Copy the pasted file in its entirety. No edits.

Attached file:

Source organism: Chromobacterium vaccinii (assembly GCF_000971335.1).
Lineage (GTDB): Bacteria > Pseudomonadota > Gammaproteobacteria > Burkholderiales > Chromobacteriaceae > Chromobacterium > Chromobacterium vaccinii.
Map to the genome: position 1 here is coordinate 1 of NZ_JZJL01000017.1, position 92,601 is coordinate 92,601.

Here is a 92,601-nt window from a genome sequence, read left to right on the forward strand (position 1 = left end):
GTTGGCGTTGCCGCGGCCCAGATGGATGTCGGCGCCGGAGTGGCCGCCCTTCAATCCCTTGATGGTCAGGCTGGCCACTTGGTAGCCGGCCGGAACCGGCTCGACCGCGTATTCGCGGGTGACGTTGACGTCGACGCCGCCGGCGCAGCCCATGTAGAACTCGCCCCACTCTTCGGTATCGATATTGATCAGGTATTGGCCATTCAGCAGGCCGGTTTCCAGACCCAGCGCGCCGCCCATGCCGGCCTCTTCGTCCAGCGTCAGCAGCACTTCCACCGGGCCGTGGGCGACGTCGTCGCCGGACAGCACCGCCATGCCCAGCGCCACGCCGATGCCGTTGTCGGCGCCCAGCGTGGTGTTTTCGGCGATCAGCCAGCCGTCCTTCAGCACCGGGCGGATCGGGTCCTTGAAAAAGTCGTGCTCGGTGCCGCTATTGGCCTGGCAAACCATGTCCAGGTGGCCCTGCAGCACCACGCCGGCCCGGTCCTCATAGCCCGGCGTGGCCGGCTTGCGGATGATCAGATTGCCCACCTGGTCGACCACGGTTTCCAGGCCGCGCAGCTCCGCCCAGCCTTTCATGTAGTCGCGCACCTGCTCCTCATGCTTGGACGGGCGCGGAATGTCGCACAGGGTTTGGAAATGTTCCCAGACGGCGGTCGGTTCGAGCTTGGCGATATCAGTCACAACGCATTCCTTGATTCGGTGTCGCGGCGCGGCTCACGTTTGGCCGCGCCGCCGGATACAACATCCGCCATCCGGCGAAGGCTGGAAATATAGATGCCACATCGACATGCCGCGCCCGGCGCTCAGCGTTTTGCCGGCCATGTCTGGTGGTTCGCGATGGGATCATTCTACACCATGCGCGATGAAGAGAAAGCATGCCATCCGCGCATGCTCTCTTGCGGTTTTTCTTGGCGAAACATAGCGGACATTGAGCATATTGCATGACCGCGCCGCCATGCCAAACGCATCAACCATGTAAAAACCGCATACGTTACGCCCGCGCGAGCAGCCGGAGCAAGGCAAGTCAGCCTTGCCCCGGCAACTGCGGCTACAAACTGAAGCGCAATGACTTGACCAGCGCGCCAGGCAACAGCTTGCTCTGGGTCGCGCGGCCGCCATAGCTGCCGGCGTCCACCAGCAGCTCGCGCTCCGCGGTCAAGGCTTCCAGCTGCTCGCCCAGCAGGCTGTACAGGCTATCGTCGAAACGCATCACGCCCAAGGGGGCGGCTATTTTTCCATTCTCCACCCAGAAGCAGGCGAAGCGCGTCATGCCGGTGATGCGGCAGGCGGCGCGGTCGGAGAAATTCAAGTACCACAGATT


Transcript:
Source organism: Chromobacterium vaccinii (assembly GCF_000971335.1).
Lineage (GTDB): Bacteria > Pseudomonadota > Gammaproteobacteria > Burkholderiales > Chromobacteriaceae > Chromobacterium > Chromobacterium vaccinii.
Map to the genome: position 1 here is coordinate 1 of NZ_JZJL01000017.1, position 92,601 is coordinate 92,601.

Here is a 92,601-nt window from a genome sequence, read left to right on the forward strand (position 1 = left end):
GTTGGCGTTGCCGCGGCCCAGATGGATGTCGGCGCCGGAGTGGCCGCCCTTCAATCCCTTGATGGTCAGGCTGGCCACTTGGTAGCCGGCCGGAACCGGCTCGACCGCGTATTCGCGGGTGACGTTGACGTCGACGCCGCCGGCGCAGCCCATGTAGAACTCGCCCCACTCTTCGGTATCGATATTGATCAGGTATTGGCCATTCAGCAGGCCGGTTTCCAGACCCAGCGCGCCGCCCATGCCGGCCTCTTCGTCCAGCGTCAGCAGCACTTCCACCGGGCCGTGGGCGACGTCGTCGCCGGACAGCACCGCCATGCCCAGCGCCACGCCGATGCCGTTGTCGGCGCCCAGCGTGGTGTTTTCGGCGATCAGCCAGCCGTCCTTCAGCACCGGGCGGATCGGGTCCTTGAAAAAGTCGTGCTCGGTGCCGCTATTGGCCTGGCAAACCATGTCCAGGTGGCCCTGCAGCACCACGCCGGCCCGGTCCTCATAGCCCGGCGTGGCCGGCTTGCGGATGATCAGATTGCCCACCTGGTCGACCACGGTTTCCAGGCCGCGCAGCTCCGCCCAGCCTTTCATGTAGTCGCGCACCTGCTCCTCATGCTTGGACGGGCGCGGAATGTCGCACAGGGTTTGGAAATGTTCCCAGACGGCGGTCGGTTCGAGCTTGGCGATATCAGTCACAACGCATTCCTTGATTCGGTGTCGCGGCGCGGCTCACGTTTGGCCGCGCCGCCGGATACAACATCCGCCATCCGGCGAAGGCTGGAAATATAGATGCCACATCGACATGCCGCGCCCGGCGCTCAGCGTTTTGCCGGCCATGTCTGGTGGTTCGCGATGGGATCATTCTACACCATGCGCGATGAAGAGAAAGCATGCCATCCGCGCATGCTCTCTTGCGGTTTTTCTTGGCGAAACATAGCGGACATTGAGCATATTGCATGACCGCGCCGCCATGCCAAACGCATCAACCATGTAAAAACCGCATACGTTACGCCCGCGCGAGCAGCCGGAGCAAGGCAAGTCAGCCTTGCCCCGGCAACTGCGGCTACAAACTGAAGCGCAATGACTTGACCAGCGCGCCAGGCAACAGCTTGCTCTGGGTCGCGCGGCCGCCATAGCTGCCGGCGTCCACCAGCAGCTCGCGCTCCGCGGTCAAGGCTTCCAGCTGCTCGCCCAGCAGGCTGTACAGGCTATCGTCGAAACGCATCACGCCCAAGGGGGCGGCTATTTTTCCATTCTCCACCCAGAAGCAGGCGAAGCGCGTCATGCCGGTGATGCGGCAGGCGGCGCGGTCGGAGAAATTCAAGTACCACAGATT